NEWS: PhD Opportunity with Top-up funds, Insect pests and climate change
I am a research scientist and lecturer in the Department of Biological Sciences, Macquarie University. My pathway to academia was somewhat unconventional. I left high school at the end of Year 10 (aged 15), never thinking I would set foot in a university. It wasn't until I was back-packing through Southern Africa in my early twenties that I started having vague notions about doing more with my life. In fact, I distinctly recall standing at Victoria Falls, Zimbabwe (considerably lighter after having lost my back-pack in Botswana, and only just in one piece after being accosted by a baboon wanting my sandwich) that I realised how fascinating the world is and how little I knew. Feeling a new level of inspiration I spoke with people involved with wildlife documentaries, all of whom told me to do a degree if I was serious about entering the field. Of course, this threw up a few problems, mainly the fact that I hadn't finished high school! So it was off to TAFE (college) for two years to earn an Associate Degree in Biology. Thankfully, I achieved high enough marks to be accepted into an Advanced Biology degree. Still unsure of my 'niche' I took several jobs as a research assistant, and quickly forgot about wildlife documentaries. I realised how much I enjoyed learning, and that as a researcher I was essentially being paid to learn! What a great job! From my degree I launched straight into Honours, followed by a PhD. My candidature was a protracted affair: my first child arrived during the early stages of my PhD and so I completed most of my research part-time. In fact, earning a PhD is kind of like giving birth - long... painful...ridiculously tiring...but what joy (and relief) when it is finished!
Following my PhD I was incredibly lucky to obtain an Australian Post-Doctoral Fellowship and a lectureship, simultaneously. And now I spend my days learning as much as I can about topics that fascinate me. I read, write, experiment, and teach others. Yes, it can be frustrating, hectic and stressful, and it has taken me quite some time to work out how to balance my career as an academic with my far more important role as a mother of three, but I can honestly say that I am never bored.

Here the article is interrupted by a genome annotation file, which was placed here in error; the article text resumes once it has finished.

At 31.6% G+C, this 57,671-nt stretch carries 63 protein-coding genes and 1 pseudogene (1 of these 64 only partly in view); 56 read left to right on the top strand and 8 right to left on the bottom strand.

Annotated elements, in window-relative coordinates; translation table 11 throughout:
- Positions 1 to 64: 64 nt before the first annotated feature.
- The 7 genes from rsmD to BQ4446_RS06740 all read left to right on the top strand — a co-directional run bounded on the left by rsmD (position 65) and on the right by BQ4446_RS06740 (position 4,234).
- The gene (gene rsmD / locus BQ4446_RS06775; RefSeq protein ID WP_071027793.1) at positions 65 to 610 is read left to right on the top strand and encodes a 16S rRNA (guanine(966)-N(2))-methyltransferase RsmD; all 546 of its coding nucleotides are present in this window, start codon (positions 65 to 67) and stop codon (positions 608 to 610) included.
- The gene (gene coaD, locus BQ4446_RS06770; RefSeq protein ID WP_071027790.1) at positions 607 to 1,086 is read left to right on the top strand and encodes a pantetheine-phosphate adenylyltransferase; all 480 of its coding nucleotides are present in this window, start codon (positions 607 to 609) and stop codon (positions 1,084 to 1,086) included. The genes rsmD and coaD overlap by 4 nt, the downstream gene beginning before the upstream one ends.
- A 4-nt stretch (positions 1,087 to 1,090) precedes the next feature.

So what do I research?
The potential for climate change to have drastic consequences on species and ecosystems has been at the core of my research since working as a research assistant during my undergraduate years. Over this time I have adopted an integrated approach to understanding the complexity of climate impacts by using a combination of bioclimatic modelling (species distribution modelling), fieldwork, longitudinal studies, laboratory experiments. My current research projects include:
- Understanding and reducing uncertainty in species distribution modelling
- Biological responses to climate change, particularly
- Distribution changes
- Phenological shifts
- Invasive species
- Conservation implications of climate change
- Climatic niche shifts and invasive species
These research projects involve collaborations with a range of scientists at Macquarie, other universities, industry partners and government departments.